So what would you do? Would you continue to start the Sedins in the defensive zone? Would you start a different line there? Would you form a checking line to bury like AV did? Would you call someone up from Utica? Are there any available free agents you would sign to take draws? What about a trade? Who would you acquire, what would you give up?

Let us know what you would do in the comments below!

  • jared_cechanowicz

    As Bob McKenzie notes in his 30 thoughts column, the Canucks play 3 games over the first 9 days. This is most likely taking advantage of extra rest to utilize his known assets (Sedins) and getting a feel for how how other centremen are doing.

    I see the Sedins in mid-season being around a 55% O-Zone start but nothing as extreme as AV’s 70%. We’ve already seen the Sedins deployed in the defensive zone near the end of a PK to push a rush the other way and I think this is something we can expect more.

    Furthermore they have them paired often with Tanev and Edler, a fantastic duo for puck movement and zone entry. I can see enhanced trust placed in starting these 5 in the defensive zone and having more emphasis on the D bringing the puck into the offensive zone.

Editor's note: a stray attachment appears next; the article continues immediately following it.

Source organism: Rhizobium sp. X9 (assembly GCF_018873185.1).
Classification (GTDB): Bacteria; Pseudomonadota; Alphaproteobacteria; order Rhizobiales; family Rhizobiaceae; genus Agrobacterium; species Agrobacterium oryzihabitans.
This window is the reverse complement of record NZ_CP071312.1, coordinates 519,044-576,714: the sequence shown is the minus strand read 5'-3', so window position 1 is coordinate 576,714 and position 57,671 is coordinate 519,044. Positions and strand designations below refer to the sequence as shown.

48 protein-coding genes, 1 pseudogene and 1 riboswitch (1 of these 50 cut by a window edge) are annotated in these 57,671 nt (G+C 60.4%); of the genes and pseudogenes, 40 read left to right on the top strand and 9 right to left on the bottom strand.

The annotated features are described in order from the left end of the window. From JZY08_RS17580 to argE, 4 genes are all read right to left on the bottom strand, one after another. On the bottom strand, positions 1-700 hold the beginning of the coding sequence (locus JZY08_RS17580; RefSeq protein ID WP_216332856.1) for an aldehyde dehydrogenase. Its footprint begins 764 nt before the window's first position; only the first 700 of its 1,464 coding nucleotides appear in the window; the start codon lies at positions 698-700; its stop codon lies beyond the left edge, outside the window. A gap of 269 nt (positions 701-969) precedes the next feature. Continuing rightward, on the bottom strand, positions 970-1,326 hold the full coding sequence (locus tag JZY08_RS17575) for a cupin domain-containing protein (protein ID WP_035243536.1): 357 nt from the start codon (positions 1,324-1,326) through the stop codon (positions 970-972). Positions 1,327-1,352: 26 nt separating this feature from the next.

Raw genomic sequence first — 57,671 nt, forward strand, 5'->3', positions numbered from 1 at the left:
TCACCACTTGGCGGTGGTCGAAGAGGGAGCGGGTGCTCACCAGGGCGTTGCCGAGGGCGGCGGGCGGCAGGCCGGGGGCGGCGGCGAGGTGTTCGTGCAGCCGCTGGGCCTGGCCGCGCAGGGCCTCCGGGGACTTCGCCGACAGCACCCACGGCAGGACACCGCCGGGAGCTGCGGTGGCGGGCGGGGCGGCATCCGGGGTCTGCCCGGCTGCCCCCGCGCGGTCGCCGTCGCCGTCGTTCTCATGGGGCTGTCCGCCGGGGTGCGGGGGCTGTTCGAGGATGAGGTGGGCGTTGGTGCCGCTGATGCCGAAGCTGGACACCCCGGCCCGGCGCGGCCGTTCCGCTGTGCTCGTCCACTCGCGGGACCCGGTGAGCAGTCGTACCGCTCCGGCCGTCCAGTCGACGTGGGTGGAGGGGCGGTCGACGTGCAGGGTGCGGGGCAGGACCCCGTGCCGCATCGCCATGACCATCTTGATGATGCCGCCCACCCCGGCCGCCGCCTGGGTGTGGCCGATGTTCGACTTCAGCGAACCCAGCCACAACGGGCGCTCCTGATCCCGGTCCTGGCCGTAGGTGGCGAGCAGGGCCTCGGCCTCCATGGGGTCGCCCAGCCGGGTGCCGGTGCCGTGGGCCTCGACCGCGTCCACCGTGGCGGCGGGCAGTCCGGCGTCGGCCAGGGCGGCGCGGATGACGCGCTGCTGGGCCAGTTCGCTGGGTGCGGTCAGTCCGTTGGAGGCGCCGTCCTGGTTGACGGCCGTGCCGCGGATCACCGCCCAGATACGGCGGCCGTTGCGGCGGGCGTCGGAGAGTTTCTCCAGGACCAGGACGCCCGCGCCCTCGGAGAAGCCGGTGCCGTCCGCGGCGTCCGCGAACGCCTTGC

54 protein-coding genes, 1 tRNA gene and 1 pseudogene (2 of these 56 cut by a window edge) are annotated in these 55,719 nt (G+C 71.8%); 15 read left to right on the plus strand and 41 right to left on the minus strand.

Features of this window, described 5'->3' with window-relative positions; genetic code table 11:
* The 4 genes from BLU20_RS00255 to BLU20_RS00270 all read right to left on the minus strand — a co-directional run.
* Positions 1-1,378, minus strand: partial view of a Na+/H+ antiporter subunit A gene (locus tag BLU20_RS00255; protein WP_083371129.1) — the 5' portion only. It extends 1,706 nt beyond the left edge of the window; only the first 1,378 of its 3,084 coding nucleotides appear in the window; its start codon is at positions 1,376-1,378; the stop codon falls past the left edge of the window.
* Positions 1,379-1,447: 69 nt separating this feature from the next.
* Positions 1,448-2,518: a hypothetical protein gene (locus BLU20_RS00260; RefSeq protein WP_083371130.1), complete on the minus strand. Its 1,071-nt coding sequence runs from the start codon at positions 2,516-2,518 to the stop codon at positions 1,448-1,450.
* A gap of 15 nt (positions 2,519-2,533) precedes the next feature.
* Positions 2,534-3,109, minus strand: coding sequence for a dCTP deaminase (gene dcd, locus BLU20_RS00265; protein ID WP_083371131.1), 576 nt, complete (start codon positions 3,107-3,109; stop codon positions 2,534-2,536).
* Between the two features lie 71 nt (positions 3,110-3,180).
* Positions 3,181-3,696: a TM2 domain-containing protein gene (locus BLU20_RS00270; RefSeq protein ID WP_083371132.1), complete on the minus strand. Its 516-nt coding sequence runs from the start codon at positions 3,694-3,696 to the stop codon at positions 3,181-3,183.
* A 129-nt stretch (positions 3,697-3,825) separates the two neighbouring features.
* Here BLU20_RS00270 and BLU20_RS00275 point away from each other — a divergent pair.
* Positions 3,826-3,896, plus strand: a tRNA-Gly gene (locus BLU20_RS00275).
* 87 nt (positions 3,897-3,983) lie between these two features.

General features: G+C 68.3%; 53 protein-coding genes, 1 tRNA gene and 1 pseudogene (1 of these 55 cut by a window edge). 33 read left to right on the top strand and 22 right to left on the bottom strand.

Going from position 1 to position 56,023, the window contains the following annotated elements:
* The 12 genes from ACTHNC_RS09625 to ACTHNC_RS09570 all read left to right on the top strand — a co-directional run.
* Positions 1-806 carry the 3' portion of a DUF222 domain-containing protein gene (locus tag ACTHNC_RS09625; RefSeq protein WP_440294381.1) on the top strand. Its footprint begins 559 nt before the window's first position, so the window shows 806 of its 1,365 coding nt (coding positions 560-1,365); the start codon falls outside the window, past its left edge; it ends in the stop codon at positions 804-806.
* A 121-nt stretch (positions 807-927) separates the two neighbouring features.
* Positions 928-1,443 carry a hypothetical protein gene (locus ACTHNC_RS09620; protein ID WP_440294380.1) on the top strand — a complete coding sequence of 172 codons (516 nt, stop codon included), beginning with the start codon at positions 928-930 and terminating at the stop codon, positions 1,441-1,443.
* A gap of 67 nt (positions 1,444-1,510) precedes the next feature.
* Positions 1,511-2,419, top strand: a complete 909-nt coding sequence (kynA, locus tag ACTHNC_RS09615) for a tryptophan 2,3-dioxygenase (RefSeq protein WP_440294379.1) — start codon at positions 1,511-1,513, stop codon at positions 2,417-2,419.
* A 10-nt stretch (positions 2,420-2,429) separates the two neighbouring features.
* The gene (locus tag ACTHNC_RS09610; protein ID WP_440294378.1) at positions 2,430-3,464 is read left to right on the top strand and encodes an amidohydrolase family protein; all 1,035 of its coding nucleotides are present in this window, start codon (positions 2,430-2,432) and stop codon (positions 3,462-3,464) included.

Horvat will get his 9 games and will most certainly be played in a defensive role against middling opposition. I can see him quietly getting the job done and if he can eat up 11 minutes by the end of the 9 games he stays. Vey is further moved to wing and used as a PP specialist. Richardson, whose having a good start, starts seeing more defensive zone time. Matthias hopefully picks up his game as I haven’t been overly impressed by his pre-season or first 2 games.

  • jared_cechanowicz

    I think the Sedins really need the additional ozone starts. I’m really surprised we aren’t using 20-15-36 as a checking line, and when Bo is healthy it might not be a terrible place to play him 15-20 minutes a night. Matthias, Richardson, Dorsett is a capable 4th line that can take some dzone time as well.